A new study casts doubt on the accuracy of self-reported smoking during pregnancy. The study, published last week in the British Medical Journal, involved a random sample of 3,475 pregnant women in Scotland. Researchers compared the women’s self-reported smoking status with results of blood tests that measured the women’s recent nicotine exposure.
According to the results, 24% of women admitted smoking during their pregnancy, yet the “gotcha” blood tests revealed that the real percentage of smokers was more like 30%—meaning that one-fifth of smokers were well…pleading the fifth.
How does that translate to the U.S.? Among reproductive age women in the U.S., an estimated 22% smoke. And even if a 9-month hiatus from the habit was an easy order, not all women consider pregnancy sufficient reason to stop puffing.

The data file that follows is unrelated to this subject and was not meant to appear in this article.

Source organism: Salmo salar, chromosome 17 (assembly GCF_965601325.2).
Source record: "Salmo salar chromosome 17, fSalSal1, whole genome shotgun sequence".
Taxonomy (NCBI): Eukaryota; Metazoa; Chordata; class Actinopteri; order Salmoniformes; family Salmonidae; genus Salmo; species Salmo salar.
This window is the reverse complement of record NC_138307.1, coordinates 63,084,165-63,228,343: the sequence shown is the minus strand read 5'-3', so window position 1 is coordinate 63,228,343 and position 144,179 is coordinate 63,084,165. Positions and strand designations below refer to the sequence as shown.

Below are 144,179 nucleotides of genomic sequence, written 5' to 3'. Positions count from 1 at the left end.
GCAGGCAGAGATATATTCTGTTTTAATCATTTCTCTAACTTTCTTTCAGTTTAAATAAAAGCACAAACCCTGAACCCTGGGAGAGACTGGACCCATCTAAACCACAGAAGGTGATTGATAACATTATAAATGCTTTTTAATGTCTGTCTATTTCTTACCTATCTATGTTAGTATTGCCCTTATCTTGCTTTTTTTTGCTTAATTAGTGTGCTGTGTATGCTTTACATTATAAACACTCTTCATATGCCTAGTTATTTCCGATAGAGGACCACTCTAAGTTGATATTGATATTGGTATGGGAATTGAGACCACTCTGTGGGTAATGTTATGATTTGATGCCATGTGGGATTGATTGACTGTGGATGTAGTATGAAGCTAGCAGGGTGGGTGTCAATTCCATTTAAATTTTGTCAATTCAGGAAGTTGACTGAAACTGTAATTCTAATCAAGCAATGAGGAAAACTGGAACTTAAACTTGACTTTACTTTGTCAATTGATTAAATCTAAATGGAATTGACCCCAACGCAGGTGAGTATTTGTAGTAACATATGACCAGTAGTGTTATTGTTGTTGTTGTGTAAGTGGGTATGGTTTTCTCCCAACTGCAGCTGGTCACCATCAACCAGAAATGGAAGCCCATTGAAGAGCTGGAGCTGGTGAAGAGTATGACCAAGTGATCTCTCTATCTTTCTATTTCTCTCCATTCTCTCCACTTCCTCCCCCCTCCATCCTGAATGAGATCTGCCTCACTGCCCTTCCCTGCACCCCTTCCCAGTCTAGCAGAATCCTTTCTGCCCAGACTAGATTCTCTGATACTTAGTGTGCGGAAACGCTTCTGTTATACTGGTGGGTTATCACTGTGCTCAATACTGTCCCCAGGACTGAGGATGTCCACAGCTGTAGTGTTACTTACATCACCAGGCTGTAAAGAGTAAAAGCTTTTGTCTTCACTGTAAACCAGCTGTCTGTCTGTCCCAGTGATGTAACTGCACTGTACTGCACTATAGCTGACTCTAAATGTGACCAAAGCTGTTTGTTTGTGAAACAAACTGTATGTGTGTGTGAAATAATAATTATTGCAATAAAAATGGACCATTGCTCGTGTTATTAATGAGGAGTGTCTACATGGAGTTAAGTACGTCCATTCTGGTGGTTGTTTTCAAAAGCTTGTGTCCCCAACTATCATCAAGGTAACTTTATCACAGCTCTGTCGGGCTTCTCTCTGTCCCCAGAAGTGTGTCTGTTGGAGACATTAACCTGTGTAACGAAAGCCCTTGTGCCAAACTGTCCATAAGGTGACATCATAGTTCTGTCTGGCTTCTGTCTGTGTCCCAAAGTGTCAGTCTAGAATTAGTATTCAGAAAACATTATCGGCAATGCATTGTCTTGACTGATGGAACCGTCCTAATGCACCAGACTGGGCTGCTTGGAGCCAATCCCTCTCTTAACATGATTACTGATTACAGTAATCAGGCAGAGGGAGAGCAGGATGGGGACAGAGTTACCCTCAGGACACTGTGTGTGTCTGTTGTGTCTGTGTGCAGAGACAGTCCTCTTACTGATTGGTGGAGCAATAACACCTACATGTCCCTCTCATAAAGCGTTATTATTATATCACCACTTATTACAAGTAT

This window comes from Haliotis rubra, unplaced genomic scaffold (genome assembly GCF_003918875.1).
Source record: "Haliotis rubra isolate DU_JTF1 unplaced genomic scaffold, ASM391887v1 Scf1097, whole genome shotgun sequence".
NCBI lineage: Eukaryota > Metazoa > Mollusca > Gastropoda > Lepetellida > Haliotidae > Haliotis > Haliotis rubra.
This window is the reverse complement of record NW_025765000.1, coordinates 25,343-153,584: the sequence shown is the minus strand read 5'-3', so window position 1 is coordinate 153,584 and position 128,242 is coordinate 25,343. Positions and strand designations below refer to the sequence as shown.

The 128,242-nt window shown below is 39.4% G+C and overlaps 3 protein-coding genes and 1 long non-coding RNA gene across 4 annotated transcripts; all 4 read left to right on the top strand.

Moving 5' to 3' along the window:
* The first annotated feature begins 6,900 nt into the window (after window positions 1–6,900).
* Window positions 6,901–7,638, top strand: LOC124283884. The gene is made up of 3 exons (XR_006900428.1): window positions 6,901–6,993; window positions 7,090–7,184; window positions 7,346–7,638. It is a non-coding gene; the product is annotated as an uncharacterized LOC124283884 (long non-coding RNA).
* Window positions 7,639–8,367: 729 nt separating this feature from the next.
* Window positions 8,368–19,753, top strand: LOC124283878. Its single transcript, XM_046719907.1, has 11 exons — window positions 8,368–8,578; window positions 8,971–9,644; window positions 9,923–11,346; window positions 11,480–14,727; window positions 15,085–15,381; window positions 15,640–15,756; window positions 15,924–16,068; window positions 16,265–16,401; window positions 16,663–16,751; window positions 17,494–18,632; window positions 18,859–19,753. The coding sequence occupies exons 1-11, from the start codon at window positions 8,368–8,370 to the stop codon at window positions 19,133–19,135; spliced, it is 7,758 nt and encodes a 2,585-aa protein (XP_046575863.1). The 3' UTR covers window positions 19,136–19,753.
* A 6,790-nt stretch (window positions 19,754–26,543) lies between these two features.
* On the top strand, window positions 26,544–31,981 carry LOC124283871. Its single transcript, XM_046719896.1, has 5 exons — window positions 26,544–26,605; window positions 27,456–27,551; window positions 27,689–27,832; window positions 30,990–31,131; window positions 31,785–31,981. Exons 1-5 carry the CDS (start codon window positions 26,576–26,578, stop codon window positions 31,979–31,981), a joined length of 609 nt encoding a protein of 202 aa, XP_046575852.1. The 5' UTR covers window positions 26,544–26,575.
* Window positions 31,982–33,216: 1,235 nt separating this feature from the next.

Between 10 and 12% of American women smoke during pregnancy, according to the Centers for Disease Control and Prevention. The CDC also estimates that 30% of low birth weight babies (often weighing less than 5.5 pounds), 10% of premature births, and 5% of infant deaths in the U.S. are a result of prenatal smoking.
Back in Scotland, the study authors conclude by calling for better methods of identifying pregnant smokers so that accurate data is used to form policy and provide patient care, such as greater access to smoking cessation services.